As parents, we are given the incredible opportunity to train up our children. From toddlers to college students, each stage brings joys and challenges. Most parents want their children to succeed in life. How well are we preparing them for the future? Are we doing things that make it difficult for them to thrive?
Parenting teens can be difficult.
Teens can be unappreciative and demanding. They can push the limits of our patience and of our wallets. They can be moody, edgy, rebellious and hurting — all in the same afternoon! Sometimes our heart goes out to them, and sometimes we are counting the days until they leave home.
But parenting teens can also be very rewarding. During the teen years, we can have profound conversations with our almost-adults about ideas, faith, and the meaning of life. We can watch as their efforts pay off, and they achieve in sports, arts or academics. If all goes well, we start to be able to trust their choices, and our respect for them increases.
As we seek to navigate this challenging stage of parenting, one key principle to keep in mind is this: Focus on internals, not externals.
When you think of heaven what comes to mind? Streets of gold? Angels singing? Maybe talking with a loved one who has passed away? The imagery of heaven has captured our imagination for centuries. Numerous stories, books, and even movies have filled our minds with ideas. We wonder what it will be like. Is it possible to get a glimpse of heaven here on earth?
Raising Kids of Character
God has given us the responsibility to train our kids. We want to help them develop good character qualities in their lives, yet we often feel unprepared to do so. At this parenting seminar, we will discuss foundational truths and practical principles that will guide you as you train your child.
Drop your kids off at Redeemer Presbyterian Church for their fun-filled Kids Night Out, then come to the parenting seminar from 6:00 to 7:00 pm. After the seminar, there’s still time for a date night before picking up your children at 9:00 pm. For more details, and to register, click on the event link below.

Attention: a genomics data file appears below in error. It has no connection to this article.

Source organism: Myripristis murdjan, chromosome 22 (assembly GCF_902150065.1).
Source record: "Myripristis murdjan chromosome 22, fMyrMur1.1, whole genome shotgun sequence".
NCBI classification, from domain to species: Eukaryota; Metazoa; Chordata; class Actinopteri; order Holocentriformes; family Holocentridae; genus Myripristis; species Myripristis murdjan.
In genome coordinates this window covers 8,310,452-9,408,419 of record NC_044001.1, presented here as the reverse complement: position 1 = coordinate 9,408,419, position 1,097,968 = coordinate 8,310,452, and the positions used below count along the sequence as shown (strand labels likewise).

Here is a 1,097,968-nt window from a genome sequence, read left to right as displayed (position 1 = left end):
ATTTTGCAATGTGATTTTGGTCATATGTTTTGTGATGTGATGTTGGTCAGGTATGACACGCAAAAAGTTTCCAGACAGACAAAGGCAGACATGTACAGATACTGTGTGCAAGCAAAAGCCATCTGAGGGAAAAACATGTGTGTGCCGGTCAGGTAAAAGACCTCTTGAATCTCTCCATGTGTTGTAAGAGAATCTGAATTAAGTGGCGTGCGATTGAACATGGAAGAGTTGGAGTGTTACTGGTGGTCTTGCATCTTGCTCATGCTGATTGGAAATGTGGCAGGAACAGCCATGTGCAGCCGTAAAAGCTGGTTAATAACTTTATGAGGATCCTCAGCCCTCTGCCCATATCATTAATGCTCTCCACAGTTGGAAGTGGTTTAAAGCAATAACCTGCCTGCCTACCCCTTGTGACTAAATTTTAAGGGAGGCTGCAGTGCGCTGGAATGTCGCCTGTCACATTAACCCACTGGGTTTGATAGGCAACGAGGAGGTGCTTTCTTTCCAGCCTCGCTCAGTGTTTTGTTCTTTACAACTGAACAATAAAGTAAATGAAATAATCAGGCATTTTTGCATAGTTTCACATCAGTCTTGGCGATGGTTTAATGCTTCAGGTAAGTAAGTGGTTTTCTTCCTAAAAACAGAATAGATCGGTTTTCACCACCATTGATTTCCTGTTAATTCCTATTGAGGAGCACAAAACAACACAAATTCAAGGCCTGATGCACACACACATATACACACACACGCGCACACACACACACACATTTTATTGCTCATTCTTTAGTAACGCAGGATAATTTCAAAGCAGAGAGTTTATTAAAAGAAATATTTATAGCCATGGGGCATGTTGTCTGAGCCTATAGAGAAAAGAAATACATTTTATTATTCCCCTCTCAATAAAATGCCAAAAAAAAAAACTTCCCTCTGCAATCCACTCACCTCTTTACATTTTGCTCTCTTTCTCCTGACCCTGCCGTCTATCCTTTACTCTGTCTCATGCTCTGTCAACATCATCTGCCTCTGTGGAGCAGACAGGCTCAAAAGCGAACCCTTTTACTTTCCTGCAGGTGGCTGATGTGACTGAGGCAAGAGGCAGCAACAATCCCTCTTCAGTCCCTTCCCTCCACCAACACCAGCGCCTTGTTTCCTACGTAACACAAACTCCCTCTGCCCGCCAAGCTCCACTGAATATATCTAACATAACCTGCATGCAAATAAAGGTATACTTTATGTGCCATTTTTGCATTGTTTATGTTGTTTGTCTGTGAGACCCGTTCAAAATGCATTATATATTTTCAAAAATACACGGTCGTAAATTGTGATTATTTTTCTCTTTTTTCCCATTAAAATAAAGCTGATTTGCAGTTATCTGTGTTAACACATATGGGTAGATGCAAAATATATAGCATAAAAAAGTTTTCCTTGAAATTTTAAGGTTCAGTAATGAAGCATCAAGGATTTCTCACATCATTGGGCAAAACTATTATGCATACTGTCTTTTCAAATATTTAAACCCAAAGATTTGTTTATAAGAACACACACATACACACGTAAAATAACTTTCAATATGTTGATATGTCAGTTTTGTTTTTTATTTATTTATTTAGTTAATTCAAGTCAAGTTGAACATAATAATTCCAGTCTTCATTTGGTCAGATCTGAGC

When my husband and I were in college, a professor in our Educational Psychology class taught us six words that we’ve never forgotten. We attended Biola University, a Christian school, and I still remember the professor telling our class that he would be teaching us six words — three two-word phrases — that sum up what the Bible teaches about people. Since then, Dave and I have remembered these six words and incorporated them into our teaching, our parenting, and our view of life. The six words are: Very Special, Deeply Fallen and Greatly Loved.
In The Merry Adventures of Robin Hood, Robin advises a young follower, “Tell us thy troubles and speak freely. A flow of words doth ever ease the heart of sorrows; it is like opening the waste where the mill dam is overfull.”
Robin Hood was trying to set an environment where people were free to share their burdens and find peace and safety. Isn’t that something we all want? Being able to share our sorrows not only releases our burdens, it empowers us to feel like we aren’t alone. We have someone who will enter our pain.
We’ve all had those times when life feels out of control. Intense demands at work, chaos at home, and next thing you know you’re completely overwhelmed.
Letting go of the things we can’t change requires a shift in perspective. We have to see relationships in a new light. Boundaries that were invisible to us before start to become clear. We begin to realize we’ve been trying to control things that really are not our responsibility.
In this process of learning to let go, these wise words have helped me to clarify what it’s like to let go.
Letting go. Having “the serenity to accept the things I cannot change,” in the words of the Serenity Prayer.
We want that serenity; we want to let go. We’re tired of constantly trying to control things that we can’t change. We’re tired of worrying, criticizing and obsessing.
But how can we learn to let go? What are actions that we can take that can help us grow in our ability to accept the things that we can’t change?
I’ve been thinking a lot about the first part of The Serenity Prayer these days. You know, the part that goes, “God, grant me the serenity to accept the things I cannot change.”
It often seems like I live my life by another prayer, one that goes something like, “God, please bless my attempts to control the things I cannot change.”